Warm tones such as red, orange and yellow remind us of summer and suggest warmth. Vibrant warm-toned backdrops easily capture the viewer’s attention, especially the bold colour red, which commands attention and must be used with intention, or it overpowers a photo. Blue and grey bring winter’s coolness to an image. Green signifies the growth of spring, and its association with nature has a calming effect. You can use complementary coloured gels to make an item fit a brand or theme. Match a product and background with similar tones, and you have consistency. Another way to use contrast is to set one colour at odds with the background. If the item you photograph has warm tones, a cool background colour will make it stand out.

A simple grey background is an industry favourite for fashion portraits, product shots, and low-key photos. It’s a versatile shade that minimalists love because it is so neutral that it doesn’t clash with anything, so any subject will shine. With appropriate lighting, a black backdrop adds a dramatic and mysterious mood to a photo. But the right subject can also turn a dark background into a setting of elegance and sophistication.


Wardrobe & Skin Tone

Even if you spent a lot of money on photographic equipment and used beautiful lighting, if the colour of the backdrop clashes with the portrait subject, you wasted your time taking the photo. Establishing harmony between colours is the key to an appealing image. It’s essential to pay attention to how the colour of the subject’s hair, skin, eyes, and clothing relates to the shade and hue of the background. Check online for a colour wheel showing the relationship between all the colours of the rainbow. The opposite sides of the wheel show pleasing contrast through complementary harmony. Complementary colours have an intense but positive relationship. Look in a fashion magazine, and you’ll soon discover a photo of a woman with fiery red hair wearing an emerald green dress. It’s a classic combination of warm and cool tones, and its appeal is due to the complementary positions on the colour wheel. A clash of colours occurs when hues are too similar. Colours that are too close in the spectrum, such as orange and yellow, tend to clash because there isn’t enough contrast between them.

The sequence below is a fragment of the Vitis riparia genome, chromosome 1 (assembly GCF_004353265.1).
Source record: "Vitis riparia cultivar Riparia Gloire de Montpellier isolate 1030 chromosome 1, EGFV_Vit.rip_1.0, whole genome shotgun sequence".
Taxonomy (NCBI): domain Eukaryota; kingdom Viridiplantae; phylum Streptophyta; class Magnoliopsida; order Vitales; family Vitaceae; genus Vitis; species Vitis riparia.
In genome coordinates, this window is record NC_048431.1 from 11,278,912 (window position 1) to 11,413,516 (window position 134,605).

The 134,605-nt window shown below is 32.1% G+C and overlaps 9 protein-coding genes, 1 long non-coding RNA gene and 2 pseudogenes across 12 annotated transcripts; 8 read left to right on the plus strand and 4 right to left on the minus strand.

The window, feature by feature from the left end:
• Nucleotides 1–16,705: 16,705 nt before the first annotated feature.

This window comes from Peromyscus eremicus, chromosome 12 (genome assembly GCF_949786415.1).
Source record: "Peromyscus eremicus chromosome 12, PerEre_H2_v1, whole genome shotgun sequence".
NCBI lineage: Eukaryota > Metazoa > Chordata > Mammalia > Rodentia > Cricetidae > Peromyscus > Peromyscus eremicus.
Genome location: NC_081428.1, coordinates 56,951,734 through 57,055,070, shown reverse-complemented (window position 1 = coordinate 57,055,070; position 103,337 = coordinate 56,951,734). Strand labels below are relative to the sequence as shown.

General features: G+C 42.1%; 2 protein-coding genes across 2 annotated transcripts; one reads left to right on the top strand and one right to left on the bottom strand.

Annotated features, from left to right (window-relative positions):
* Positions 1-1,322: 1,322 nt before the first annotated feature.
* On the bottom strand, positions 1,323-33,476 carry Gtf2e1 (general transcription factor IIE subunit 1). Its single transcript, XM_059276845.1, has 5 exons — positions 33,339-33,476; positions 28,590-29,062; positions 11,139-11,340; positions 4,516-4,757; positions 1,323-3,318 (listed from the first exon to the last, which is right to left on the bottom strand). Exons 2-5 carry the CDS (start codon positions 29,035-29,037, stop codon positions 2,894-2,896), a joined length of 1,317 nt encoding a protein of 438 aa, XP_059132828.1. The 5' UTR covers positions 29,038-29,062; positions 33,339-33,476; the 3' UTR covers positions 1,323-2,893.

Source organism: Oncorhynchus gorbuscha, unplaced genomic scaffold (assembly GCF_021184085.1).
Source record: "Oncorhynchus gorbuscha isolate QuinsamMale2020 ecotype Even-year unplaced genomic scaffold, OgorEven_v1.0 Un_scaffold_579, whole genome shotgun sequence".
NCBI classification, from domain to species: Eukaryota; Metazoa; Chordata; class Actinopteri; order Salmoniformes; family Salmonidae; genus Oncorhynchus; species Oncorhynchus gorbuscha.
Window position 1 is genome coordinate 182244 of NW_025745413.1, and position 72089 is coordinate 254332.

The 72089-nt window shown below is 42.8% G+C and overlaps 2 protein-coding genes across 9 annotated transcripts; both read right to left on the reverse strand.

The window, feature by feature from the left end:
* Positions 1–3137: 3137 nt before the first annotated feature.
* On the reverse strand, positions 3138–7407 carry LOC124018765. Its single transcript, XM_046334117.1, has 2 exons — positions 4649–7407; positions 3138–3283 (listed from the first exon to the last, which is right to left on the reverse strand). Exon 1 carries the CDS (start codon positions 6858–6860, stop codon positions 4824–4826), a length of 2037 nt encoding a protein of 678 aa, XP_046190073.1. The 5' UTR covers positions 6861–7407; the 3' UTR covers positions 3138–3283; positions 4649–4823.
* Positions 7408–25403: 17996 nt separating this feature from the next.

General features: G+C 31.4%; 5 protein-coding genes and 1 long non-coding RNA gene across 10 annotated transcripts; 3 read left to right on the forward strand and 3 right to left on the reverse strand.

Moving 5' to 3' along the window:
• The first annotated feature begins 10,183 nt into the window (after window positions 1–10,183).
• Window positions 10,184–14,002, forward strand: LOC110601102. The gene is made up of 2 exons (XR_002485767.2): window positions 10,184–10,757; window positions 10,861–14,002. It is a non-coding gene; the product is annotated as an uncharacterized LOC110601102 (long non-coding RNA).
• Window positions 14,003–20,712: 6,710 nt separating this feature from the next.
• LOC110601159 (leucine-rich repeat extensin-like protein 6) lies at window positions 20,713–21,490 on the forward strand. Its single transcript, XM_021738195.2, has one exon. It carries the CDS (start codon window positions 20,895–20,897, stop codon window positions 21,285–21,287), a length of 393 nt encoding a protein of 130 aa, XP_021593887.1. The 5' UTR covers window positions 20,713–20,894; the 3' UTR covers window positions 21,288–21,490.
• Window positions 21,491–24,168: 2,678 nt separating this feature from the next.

Which One is Right for You?

When space is limited in a studio, a small pop-up or pull-up backdrop is ideal for covering distracting elements behind the subject. If you have an area available for a permanent backdrop stand, use rolls of paper or muslin backdrops for unlimited creative options.

If you have to pack up the backdrops after each shoot, cotton muslin folds away for storage, but you will have to iron them before you rehang them. And eventually, you will have to wash them to freshen them up. Paper rolls are long and heavy but can be stored easily. Because you can cut away the ends of a paper roll when they become dirty, they always look clean and bright, which reduces editing time in post-processing.   

Selecting the correct type of backdrop often depends on the kind of photography you prefer and whether you intend to have a permanent setup or a temporary studio. Once that is determined, the hard decision is choosing the colours you like. There are many exciting tones, so it’s a good problem to have.